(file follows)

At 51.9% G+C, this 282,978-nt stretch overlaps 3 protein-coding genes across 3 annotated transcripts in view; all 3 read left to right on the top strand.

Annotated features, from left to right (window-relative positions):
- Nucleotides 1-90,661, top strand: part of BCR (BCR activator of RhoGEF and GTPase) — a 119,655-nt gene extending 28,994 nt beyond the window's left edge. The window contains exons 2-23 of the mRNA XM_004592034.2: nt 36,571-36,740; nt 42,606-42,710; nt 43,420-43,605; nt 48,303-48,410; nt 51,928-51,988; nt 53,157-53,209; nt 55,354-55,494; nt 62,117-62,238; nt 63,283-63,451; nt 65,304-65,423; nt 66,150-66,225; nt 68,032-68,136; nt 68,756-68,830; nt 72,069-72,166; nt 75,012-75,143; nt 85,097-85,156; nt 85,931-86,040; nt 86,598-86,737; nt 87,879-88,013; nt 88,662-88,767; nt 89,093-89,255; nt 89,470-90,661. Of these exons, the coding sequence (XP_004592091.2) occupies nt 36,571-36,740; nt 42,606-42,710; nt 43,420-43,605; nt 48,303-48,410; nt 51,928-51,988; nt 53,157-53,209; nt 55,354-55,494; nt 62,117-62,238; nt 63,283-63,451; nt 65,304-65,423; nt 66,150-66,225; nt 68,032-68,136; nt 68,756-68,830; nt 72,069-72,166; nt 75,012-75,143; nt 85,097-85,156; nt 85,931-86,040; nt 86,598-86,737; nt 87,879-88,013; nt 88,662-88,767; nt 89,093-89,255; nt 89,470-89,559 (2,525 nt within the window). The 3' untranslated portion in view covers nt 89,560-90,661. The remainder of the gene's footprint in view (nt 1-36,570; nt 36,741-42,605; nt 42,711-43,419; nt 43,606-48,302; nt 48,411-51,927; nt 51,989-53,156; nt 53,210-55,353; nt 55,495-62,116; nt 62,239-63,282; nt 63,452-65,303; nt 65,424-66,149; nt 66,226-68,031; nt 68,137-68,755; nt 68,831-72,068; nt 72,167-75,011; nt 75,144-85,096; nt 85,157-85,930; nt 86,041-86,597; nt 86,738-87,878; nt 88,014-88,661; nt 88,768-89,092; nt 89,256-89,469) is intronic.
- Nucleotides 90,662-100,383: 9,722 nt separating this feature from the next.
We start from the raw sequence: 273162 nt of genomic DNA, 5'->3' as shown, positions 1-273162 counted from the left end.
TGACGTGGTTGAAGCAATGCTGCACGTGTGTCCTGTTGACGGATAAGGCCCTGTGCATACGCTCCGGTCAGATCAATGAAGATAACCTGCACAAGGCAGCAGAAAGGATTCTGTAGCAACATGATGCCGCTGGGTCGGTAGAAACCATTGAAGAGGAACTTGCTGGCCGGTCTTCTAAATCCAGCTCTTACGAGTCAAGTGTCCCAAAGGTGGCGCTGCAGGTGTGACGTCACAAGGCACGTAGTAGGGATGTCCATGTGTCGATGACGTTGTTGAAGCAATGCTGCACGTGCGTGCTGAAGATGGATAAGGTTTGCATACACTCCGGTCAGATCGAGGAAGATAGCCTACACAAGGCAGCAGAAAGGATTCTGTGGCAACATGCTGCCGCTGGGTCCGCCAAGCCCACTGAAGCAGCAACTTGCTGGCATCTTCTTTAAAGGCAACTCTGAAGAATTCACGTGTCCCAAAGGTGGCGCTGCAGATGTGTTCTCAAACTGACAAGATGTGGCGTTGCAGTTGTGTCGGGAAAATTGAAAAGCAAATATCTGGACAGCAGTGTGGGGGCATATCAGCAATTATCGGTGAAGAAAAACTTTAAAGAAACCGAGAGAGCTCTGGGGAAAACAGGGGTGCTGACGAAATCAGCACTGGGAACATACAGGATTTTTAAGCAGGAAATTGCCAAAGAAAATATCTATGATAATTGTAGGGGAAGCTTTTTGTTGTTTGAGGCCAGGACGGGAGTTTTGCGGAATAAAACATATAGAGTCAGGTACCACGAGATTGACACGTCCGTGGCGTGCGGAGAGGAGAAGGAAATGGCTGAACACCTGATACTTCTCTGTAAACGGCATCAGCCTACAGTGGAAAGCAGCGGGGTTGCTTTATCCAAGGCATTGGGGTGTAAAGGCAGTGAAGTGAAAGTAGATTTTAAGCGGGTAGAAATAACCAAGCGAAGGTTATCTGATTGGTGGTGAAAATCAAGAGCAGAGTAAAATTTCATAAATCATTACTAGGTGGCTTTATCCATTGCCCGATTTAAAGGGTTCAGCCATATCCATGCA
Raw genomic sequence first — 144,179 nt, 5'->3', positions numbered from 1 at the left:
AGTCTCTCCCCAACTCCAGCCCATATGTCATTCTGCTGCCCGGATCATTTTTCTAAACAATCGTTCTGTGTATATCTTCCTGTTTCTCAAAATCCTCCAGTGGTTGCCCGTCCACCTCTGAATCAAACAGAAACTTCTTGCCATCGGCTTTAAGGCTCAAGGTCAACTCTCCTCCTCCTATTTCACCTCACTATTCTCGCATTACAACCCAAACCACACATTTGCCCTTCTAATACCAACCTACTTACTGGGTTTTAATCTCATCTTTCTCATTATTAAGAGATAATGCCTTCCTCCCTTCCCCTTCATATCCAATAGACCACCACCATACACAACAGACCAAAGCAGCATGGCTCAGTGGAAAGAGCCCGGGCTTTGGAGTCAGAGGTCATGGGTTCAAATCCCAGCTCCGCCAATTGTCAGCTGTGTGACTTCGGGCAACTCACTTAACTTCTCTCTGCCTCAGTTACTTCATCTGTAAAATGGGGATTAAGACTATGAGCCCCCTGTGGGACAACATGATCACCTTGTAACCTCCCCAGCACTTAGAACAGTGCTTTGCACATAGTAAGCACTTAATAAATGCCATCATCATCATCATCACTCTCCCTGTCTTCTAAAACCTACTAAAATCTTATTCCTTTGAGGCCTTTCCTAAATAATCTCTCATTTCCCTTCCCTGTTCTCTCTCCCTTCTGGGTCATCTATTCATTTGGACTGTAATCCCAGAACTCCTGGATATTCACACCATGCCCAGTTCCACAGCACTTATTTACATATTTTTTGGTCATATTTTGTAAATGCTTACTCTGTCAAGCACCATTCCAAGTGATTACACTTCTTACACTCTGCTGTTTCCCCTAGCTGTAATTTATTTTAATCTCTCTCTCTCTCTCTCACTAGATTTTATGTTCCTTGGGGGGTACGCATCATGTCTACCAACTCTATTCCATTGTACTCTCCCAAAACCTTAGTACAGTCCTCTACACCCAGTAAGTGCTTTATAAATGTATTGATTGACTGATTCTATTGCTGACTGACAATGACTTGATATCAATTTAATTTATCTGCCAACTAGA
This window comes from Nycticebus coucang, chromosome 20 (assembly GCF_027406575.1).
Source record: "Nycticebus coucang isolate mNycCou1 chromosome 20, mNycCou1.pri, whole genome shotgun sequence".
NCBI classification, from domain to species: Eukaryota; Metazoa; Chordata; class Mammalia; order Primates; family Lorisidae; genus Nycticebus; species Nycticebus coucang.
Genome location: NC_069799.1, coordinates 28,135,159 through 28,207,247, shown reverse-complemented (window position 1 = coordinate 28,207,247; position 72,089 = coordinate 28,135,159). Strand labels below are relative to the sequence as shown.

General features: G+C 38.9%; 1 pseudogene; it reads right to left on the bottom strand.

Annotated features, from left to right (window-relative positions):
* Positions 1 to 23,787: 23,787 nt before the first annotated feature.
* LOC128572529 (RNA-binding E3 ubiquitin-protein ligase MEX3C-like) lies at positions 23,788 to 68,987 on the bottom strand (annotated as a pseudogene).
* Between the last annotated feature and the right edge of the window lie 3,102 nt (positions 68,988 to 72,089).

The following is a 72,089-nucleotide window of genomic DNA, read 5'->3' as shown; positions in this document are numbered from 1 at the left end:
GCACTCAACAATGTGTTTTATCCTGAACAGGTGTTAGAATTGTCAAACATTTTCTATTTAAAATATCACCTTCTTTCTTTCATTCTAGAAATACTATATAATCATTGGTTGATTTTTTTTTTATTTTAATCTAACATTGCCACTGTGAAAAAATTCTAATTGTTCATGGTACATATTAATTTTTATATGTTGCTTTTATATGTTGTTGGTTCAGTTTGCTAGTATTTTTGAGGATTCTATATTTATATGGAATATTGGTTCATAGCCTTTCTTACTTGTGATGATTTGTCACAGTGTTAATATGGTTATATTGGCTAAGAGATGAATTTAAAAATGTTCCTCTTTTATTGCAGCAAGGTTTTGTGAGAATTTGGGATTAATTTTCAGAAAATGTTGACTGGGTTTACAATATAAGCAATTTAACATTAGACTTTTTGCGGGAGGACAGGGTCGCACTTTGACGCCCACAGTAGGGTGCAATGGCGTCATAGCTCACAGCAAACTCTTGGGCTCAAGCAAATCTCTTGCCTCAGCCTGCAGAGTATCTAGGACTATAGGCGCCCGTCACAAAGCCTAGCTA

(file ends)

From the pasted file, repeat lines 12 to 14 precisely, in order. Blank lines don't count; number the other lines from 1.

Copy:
Genome location: NC_069799.1, coordinates 28,135,159 through 28,207,247, shown reverse-complemented (window position 1 = coordinate 28,207,247; position 72,089 = coordinate 28,135,159). Strand labels below are relative to the sequence as shown.

General features: G+C 38.9%; 1 pseudogene; it reads right to left on the bottom strand.

Annotated features, from left to right (window-relative positions):